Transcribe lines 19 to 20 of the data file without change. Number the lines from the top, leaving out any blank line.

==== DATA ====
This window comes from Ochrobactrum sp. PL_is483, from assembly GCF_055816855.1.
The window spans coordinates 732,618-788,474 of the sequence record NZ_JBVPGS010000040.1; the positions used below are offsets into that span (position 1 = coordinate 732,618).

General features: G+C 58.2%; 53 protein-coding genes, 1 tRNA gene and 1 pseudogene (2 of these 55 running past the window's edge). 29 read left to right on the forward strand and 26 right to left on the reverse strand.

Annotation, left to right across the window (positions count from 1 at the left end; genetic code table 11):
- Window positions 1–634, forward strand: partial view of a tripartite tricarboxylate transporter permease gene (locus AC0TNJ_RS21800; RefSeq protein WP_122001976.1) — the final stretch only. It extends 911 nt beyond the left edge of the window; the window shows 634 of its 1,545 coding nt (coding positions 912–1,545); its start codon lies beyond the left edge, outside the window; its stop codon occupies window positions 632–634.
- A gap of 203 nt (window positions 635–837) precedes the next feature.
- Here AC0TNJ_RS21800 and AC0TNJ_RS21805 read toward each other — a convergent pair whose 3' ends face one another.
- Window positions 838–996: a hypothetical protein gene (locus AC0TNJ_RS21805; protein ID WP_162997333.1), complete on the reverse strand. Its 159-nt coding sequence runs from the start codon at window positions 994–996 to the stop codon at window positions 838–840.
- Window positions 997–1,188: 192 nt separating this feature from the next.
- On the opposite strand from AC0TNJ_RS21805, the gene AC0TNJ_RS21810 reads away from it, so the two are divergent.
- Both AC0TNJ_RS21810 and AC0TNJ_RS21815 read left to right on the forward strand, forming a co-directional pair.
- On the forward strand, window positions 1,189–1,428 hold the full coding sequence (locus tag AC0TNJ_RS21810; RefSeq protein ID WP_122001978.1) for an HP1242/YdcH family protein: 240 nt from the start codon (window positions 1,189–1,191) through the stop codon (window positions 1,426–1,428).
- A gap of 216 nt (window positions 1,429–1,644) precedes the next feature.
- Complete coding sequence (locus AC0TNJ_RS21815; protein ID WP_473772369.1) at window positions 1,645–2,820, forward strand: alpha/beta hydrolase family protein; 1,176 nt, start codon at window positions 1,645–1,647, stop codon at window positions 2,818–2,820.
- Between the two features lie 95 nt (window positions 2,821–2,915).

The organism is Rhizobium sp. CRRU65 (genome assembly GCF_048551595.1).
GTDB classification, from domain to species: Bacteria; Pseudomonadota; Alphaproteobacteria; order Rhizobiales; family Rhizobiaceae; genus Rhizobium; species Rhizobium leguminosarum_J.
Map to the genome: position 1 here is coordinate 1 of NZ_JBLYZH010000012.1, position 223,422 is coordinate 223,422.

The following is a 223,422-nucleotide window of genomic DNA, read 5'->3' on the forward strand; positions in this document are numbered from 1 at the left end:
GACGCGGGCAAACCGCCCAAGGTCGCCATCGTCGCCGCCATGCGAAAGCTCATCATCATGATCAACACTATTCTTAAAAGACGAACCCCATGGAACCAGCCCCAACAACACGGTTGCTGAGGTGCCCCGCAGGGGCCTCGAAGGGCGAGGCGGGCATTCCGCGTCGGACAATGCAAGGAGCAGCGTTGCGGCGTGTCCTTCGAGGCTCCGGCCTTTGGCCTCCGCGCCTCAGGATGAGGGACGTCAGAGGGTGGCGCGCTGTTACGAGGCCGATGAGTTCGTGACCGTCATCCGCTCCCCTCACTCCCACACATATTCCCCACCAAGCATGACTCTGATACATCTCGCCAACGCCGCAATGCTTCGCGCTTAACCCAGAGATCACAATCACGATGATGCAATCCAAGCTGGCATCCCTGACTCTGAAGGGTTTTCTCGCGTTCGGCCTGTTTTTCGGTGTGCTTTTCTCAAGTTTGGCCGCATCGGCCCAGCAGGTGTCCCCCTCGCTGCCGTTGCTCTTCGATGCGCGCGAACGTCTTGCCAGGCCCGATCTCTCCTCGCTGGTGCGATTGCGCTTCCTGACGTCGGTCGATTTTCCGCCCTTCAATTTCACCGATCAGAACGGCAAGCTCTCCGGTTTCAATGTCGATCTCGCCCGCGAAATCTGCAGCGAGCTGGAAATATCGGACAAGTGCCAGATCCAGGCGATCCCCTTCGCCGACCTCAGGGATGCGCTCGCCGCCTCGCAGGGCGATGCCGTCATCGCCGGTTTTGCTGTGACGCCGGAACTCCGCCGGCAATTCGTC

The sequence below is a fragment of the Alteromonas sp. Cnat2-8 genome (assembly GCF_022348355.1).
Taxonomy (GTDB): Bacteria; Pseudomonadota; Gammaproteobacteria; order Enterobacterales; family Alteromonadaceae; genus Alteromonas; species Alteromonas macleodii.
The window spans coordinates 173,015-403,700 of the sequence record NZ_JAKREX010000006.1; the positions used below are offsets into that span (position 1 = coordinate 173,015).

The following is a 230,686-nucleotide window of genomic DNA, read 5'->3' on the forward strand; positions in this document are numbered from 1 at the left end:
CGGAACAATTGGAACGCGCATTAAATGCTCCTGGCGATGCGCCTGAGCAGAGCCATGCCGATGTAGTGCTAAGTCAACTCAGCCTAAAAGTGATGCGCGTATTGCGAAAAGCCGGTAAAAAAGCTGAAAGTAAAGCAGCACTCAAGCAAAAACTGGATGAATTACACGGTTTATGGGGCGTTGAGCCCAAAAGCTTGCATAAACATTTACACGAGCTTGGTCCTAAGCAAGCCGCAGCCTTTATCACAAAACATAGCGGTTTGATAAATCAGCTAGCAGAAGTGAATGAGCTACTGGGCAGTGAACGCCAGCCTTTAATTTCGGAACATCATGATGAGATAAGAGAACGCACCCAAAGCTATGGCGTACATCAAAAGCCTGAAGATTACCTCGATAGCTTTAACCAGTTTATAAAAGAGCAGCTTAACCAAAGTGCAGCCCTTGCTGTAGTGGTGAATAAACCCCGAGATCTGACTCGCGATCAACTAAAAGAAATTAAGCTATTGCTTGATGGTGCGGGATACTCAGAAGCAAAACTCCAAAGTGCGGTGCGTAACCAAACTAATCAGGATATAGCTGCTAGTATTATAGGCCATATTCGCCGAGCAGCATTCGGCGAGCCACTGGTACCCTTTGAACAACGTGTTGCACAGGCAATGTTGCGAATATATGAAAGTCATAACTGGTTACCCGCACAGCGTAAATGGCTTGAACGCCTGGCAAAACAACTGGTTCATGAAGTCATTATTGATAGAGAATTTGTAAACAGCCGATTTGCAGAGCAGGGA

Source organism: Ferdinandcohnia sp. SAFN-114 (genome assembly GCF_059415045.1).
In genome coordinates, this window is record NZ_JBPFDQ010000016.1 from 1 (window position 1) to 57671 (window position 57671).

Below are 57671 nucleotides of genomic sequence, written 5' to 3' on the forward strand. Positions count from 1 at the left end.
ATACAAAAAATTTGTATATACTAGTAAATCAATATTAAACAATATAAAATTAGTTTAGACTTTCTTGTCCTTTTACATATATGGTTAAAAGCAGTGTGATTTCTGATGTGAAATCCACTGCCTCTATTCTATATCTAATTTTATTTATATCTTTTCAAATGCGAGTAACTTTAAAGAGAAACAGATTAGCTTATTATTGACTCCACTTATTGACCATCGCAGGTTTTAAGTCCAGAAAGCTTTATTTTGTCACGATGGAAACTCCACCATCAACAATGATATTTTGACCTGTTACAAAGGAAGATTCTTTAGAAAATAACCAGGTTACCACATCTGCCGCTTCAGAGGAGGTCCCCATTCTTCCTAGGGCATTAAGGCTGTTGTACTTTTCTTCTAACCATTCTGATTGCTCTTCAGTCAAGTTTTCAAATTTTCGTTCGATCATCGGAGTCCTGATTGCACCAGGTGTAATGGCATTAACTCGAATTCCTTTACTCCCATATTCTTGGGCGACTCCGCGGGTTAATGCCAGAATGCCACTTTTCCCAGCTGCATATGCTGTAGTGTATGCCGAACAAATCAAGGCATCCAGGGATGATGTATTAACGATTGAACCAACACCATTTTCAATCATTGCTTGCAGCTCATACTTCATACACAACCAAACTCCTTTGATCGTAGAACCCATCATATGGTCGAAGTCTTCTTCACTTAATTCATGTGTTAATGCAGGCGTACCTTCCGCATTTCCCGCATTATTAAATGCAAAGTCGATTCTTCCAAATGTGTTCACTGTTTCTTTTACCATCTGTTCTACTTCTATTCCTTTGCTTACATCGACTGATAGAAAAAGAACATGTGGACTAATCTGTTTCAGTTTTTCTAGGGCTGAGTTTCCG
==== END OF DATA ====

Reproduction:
The following is a 223,422-nucleotide window of genomic DNA, read 5'->3' on the forward strand; positions in this document are numbered from 1 at the left end:
GACGCGGGCAAACCGCCCAAGGTCGCCATCGTCGCCGCCATGCGAAAGCTCATCATCATGATCAACACTATTCTTAAAAGACGAACCCCATGGAACCAGCCCCAACAACACGGTTGCTGAGGTGCCCCGCAGGGGCCTCGAAGGGCGAGGCGGGCATTCCGCGTCGGACAATGCAAGGAGCAGCGTTGCGGCGTGTCCTTCGAGGCTCCGGCCTTTGGCCTCCGCGCCTCAGGATGAGGGACGTCAGAGGGTGGCGCGCTGTTACGAGGCCGATGAGTTCGTGACCGTCATCCGCTCCCCTCACTCCCACACATATTCCCCACCAAGCATGACTCTGATACATCTCGCCAACGCCGCAATGCTTCGCGCTTAACCCAGAGATCACAATCACGATGATGCAATCCAAGCTGGCATCCCTGACTCTGAAGGGTTTTCTCGCGTTCGGCCTGTTTTTCGGTGTGCTTTTCTCAAGTTTGGCCGCATCGGCCCAGCAGGTGTCCCCCTCGCTGCCGTTGCTCTTCGATGCGCGCGAACGTCTTGCCAGGCCCGATCTCTCCTCGCTGGTGCGATTGCGCTTCCTGACGTCGGTCGATTTTCCGCCCTTCAATTTCACCGATCAGAACGGCAAGCTCTCCGGTTTCAATGTCGATCTCGCCCGCGAAATCTGCAGCGAGCTGGAAATATCGGACAAGTGCCAGATCCAGGCGATCCCCTTCGCCGACCTCAGGGATGCGCTCGCCGCCTCGCAGGGCGATGCCGTCATCGCCGGTTTTGCTGTGACGCCGGAACTCCGCCGGCAATTCGTC